The Hall of Fame has become a flashpoint of controversy. Due to the presence of PED users on the ballots, and the questionable behavior of other candidates, it is fair to wonder if anyone will be voted in by the writers this year.
However, there will be new members coming to the Hall of Fame. The Golden Era Committee and the Early Baseball Committee combined to elect six players on Sunday with Gil Hodges, Jim Kaat, Minnie Miñoso, Tony Oliva, Bud Fowler, and Buck O’Neil joining the game’s immortals.
Six new members joining Hall of Fame
While it has taken too long for some of these players to be inducted, they have finally gotten their due. Kaat and Oliva are still alive to receive that call and should be able to make the trek to Cooperstown to take their place amongst the greats of the game in person.
Hodges deserved to be in long ago. A feared slugger in the 1950s, he was an eight time All Star and three time Gold Glove winner. He produced a .273/.359/.487 batting line in his 8104 plate appearances, slugging 370 homers and 295 doubles. Hodges is also remembered for his role as manager of the 1969 Mets, guiding the team to one of the biggest upsets in World Series history.
Kaat was a solid pitcher whose candidacy rests upon his total number of wins and impressive run of Gold Gloves. He was just a three time All Star, but won 16 consecutive Gold Gloves on the mound. A steady pitcher, he shifted to a bullpen role in the last few years of his career, becoming a solid reliever. Overall, Kaat posted a 283-237 record with a 3.45 ERA and a 1.259 WHiP over his 4530.1 innings, striking out 2461 batters with 1083 walks.
Miñoso’s candidacy was helped by the inclusion of the Negro Leagues as an actual major league. He had previously achieved notoriety as one of the few players to have appeared in four different decades, getting two plate appearances as a 54 year old in 1980, but has a fifth decade added to his resume. A 13 time All Star and three time Gold Glove winner, Miñoso produced a .299/.387/.461 batting line in 8223 plate appearances, hitting 195 homers and 365 doubles while stealing 216 bases.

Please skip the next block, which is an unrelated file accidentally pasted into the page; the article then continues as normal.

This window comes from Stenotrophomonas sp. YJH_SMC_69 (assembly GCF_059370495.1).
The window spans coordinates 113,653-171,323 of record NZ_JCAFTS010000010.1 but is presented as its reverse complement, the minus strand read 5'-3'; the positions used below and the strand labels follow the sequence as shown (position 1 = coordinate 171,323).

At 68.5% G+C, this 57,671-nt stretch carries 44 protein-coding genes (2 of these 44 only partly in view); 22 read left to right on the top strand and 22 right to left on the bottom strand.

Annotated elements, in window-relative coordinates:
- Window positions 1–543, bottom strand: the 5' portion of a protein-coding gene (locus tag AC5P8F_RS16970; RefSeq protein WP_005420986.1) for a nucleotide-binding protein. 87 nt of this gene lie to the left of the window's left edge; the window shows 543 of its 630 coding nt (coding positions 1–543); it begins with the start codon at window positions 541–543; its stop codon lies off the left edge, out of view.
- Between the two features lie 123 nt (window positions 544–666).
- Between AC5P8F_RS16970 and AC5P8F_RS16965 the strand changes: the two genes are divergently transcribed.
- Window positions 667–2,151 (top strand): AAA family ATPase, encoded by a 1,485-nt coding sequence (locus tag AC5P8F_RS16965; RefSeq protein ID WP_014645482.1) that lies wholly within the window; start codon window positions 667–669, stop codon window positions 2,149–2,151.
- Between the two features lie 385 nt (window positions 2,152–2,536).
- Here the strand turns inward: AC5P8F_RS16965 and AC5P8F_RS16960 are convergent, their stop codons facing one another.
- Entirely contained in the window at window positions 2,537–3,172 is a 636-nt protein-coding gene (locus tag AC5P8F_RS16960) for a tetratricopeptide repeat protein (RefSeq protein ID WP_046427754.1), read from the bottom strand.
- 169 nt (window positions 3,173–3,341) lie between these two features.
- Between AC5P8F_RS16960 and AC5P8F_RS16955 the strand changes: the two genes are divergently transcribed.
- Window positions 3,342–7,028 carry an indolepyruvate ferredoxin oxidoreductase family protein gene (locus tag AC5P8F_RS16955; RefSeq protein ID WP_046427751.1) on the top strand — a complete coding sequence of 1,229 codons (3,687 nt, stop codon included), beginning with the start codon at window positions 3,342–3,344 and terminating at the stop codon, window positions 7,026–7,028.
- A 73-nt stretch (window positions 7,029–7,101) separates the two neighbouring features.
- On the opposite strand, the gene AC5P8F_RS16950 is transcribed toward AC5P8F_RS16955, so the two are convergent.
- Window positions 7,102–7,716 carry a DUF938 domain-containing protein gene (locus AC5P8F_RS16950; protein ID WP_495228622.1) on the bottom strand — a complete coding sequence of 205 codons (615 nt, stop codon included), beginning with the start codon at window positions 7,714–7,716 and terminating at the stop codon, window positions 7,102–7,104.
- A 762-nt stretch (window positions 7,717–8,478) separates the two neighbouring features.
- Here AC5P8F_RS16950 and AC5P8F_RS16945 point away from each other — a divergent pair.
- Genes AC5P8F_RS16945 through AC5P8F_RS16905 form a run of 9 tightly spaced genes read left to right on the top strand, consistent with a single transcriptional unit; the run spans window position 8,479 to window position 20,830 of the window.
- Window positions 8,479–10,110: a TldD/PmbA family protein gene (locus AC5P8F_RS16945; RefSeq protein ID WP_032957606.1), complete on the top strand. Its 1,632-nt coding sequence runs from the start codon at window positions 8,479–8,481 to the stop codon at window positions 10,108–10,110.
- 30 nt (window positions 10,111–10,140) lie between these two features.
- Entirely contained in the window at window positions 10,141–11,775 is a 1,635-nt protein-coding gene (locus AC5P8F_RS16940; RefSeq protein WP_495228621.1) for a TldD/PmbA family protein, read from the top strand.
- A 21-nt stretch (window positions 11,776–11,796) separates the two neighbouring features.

Oliva had appeared to be on the fast track to the Hall of Fame before injuring his knee in 1972. Although that injury hindered him for the rest of his career, he still put together a solid resume. An eight time All Star, he was the 1964 AL Rookie of the Year and twice finished second in the MVP vote. The long time Twins star posted a .304/.353/.476 batting line in his 6880 plate appearances, hitting 220 homers and 329 doubles.
Fowler was the first black professional baseball player, making his debut in 1878. He bounced around various leagues, dealing with Jim Crow laws and racism, even being released by the Binghampton Crickets in 1887 when his teammates refused to accept his presence. Through it all, Fowler was an excellent hitter, holding his own against future major league players. Had integration come to the majors during his playing days, he could have been one of the early stars.
O’Neil has a special place in baseball history. A three time All Star during his playing days in the Negro Leagues, he was a driving force to get many of those players inducted into the Hall of Fame. He was the first black coach in the majors, and as a scout, was instrumental in the Cubs having signed several stars. O’Neil also kept the Negro Leagues alive, a key factor in the construction of the Negro Leagues Baseball Museum and one of the stars of Ken Burns’ documentary on the history of baseball. Finally, at long last, he will get his place amongst those he fought for.
The Hall of Fame has six new faces. Gil Hodges, Jim Kaat, Minnie Miñoso, Tony Oliva, Bud Fowler, and Buck O’Neil have joined the game’s immortals.